Apple V Adobe
When I first started my career I simply couldn’t afford an Apple. Don’t get me wrong, I’ve always appreciated their industrial design but as someone who was feasting on Ramen noodles and water most nights I couldn’t justify spending two times the price for a Mac. I was forced to beg my nerdier friends (yes, nerdier than me) to help me build a PC. Boy, oh boy do I remember stressing out over paying off the credit card bill for that extra 8 MB of RAM.
I’ll admit, I couldn’t afford the software either. And it was much easier to, ahem, find software for a PC. Plus, all those handy plug-ins and utilities built at home by semi-pro or novice developers just didn’t exist for Macs.
Now, there is no doubt that Adobe has the market cornered on Creative Software. I started in Corel Draw, NewTek Video Toaster, and Macromedia Future Splash, but all roads ended in Adobe products.
With this new feud developing between Apple and Adobe, where does this leave “Creatives?”
If you’d like some background, here’s some great reading:
- New iPhone Developer Agreement Bans the Use of Adobe’s Flash-to-iPhone Compiler
- Apple and Adobe: The Roots and Reasons Behind Today's Situation
- Steve Jobs Responds To Developer Agreement Concerns
I’ll admit, I have an iPhone. In fact, 75% of the Neo-Pangea staff has an iPhone. The office has ambiance thanks to the iTunes music server and Airport Express. I’m one of the few who bought an Apple TV. We have an iMac in the reception area. We’ve even developed an iPhone version of our Web site, and many of our clients’ Web sites.
So, we’ve learned to stop worrying and love the Mac, right?
Apple is claiming that they won't release Flash on the iPhone, iTouch, or iPad because of Adobe's lack of open-sourceyness and Flash's performance drain. (The first is untrue and the second is only prevalent on an Apple system, but anyway…) The flag they are waving and trying (read: forcing) to get developers to adopt is HTML5, CSS3, and MP4 video.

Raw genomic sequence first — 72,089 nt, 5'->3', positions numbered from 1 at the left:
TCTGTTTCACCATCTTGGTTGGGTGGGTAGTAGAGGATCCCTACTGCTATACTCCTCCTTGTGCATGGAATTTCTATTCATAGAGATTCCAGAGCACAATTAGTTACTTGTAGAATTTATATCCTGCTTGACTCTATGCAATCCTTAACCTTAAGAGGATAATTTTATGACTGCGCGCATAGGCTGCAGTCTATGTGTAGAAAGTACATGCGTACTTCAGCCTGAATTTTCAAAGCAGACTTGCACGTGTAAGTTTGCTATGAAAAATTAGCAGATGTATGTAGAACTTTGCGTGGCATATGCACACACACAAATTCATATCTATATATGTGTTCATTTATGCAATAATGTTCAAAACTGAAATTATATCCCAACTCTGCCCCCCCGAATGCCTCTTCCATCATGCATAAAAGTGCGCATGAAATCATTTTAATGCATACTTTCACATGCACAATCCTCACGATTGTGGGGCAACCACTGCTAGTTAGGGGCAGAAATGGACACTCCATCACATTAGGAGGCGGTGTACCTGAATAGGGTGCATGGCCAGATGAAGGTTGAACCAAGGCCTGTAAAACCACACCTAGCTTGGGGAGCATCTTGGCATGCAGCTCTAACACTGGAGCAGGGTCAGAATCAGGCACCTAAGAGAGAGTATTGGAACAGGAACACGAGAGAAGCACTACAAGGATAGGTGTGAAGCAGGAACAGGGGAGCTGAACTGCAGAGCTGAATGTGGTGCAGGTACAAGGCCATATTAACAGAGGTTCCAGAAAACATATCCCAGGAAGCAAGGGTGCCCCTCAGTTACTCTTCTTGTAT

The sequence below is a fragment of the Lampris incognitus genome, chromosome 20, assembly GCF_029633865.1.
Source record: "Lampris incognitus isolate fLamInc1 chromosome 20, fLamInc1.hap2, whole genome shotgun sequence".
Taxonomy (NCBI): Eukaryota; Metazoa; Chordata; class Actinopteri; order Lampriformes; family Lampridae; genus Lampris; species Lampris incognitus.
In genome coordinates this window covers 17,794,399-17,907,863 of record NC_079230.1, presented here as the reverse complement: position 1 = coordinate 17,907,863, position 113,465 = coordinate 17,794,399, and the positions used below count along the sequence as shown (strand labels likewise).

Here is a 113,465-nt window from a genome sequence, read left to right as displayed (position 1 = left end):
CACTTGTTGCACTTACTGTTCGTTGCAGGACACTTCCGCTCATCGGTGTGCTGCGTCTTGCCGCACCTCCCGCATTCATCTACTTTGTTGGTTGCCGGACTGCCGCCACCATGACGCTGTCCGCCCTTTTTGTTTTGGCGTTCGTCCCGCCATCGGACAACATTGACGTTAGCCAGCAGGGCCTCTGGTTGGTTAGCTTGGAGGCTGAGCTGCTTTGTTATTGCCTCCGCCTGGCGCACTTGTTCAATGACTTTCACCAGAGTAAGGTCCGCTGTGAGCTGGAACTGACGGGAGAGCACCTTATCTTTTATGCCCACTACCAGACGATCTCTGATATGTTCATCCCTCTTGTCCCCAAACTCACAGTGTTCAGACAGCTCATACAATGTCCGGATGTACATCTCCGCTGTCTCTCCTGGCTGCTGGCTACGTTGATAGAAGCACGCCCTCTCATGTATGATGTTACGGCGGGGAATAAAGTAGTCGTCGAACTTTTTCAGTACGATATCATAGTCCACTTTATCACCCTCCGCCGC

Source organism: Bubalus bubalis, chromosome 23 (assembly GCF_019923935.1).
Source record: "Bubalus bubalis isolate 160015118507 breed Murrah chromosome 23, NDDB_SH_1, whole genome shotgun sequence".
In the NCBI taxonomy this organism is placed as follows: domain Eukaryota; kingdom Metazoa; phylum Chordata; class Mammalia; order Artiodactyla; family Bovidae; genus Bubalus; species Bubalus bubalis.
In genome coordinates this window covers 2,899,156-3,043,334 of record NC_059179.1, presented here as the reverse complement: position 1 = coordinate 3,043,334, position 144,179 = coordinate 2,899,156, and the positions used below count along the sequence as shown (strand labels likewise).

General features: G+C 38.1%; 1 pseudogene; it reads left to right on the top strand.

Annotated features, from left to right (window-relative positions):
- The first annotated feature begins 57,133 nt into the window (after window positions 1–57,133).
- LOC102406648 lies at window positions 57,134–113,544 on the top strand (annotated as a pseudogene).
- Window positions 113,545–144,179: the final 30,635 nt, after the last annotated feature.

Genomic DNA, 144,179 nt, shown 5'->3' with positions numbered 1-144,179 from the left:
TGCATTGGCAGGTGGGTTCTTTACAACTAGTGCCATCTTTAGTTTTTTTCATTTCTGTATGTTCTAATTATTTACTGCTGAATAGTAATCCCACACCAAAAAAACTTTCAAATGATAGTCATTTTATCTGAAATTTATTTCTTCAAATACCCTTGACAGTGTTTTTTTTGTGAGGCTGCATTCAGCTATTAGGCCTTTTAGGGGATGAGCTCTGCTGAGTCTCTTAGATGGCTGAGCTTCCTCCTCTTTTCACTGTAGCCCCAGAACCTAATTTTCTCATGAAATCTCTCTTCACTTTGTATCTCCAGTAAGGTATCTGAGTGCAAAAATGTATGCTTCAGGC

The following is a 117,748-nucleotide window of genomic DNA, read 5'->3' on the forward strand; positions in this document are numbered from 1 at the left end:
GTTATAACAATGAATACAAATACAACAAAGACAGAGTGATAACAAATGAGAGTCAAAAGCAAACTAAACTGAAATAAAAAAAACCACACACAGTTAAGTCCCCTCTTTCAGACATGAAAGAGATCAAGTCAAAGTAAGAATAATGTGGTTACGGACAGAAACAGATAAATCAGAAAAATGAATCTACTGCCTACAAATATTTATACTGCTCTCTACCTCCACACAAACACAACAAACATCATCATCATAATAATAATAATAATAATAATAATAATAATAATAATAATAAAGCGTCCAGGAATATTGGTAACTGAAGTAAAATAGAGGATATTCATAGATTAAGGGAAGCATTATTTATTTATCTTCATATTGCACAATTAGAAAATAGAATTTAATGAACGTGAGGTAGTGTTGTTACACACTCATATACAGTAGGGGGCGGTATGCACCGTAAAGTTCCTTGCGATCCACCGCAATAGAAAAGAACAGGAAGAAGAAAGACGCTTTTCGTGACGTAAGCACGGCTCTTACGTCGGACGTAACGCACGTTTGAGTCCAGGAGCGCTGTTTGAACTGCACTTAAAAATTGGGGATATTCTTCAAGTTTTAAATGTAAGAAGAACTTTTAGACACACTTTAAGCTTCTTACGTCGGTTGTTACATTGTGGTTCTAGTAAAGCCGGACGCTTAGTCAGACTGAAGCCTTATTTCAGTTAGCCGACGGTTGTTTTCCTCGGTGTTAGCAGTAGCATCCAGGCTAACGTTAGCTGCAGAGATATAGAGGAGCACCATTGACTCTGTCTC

HTML5 and CSS3 are fantastic. But, just like any other non-flash site or application, it’s not a replacement for Flash. It has its pros and cons just like any other language. We’re using it, and recently launched a very pretty site that looks great on both the PC and the iPad. The site’s audience, timeline, and budget were big factors. However, in many ways we are feeling corralled to make decisions that aren’t the best for the business or the creative goals of a campaign just to facilitate a platform that refuses to cooperate.
I know a lot of designers and developers whom over the years have switched to Apple. They use Lynx or Windows via Bootcamp for development, but OS X for email and the internet. Some even switched totally to Mac for the design, perceived ease of use, or maybe just to give the impression that they are part of the creative industry.
Most of these people won’t stand for Apple's egocentric and self-serving development philosophy. We love Adobe products and the strides made in ActionScript over the past few years. We don’t have time to learn a language meant for only one device.
Don’t get me wrong, Adobe is no angel. Buying Macromedia was an ingenious business decision but they themselves have cornered the market, potentially a legal monopoly of sorts. Their software price points are outrageous. But that’s a rant for another day. Today’s rant was dedicated to Apple.
There’s little doubt in anyone’s minds that Apple is going to try to develop their own photo and design tools to grab market share away from Adobe. Just like they did to Premiere and Avid with Final Cut (and are already doing via Garage Band for some audio producers). Could their new Apple-packaged Photoshop possibly be as good or fast-adopted Photoshop?
With all this chest pounding and finger pointing between Apple and Adobe, they themselves are suffering. A part from developers needing to abandon one language or pick up another, both companies will see fallout from this PR battle. No good could come from this.
Apple would sell more iPads if it acted like a real web browser.
Apple would sell more apps if Flash developers could publish them.
Adobe would sell more software if it could publish iPhone apps.
Can't we all just get along?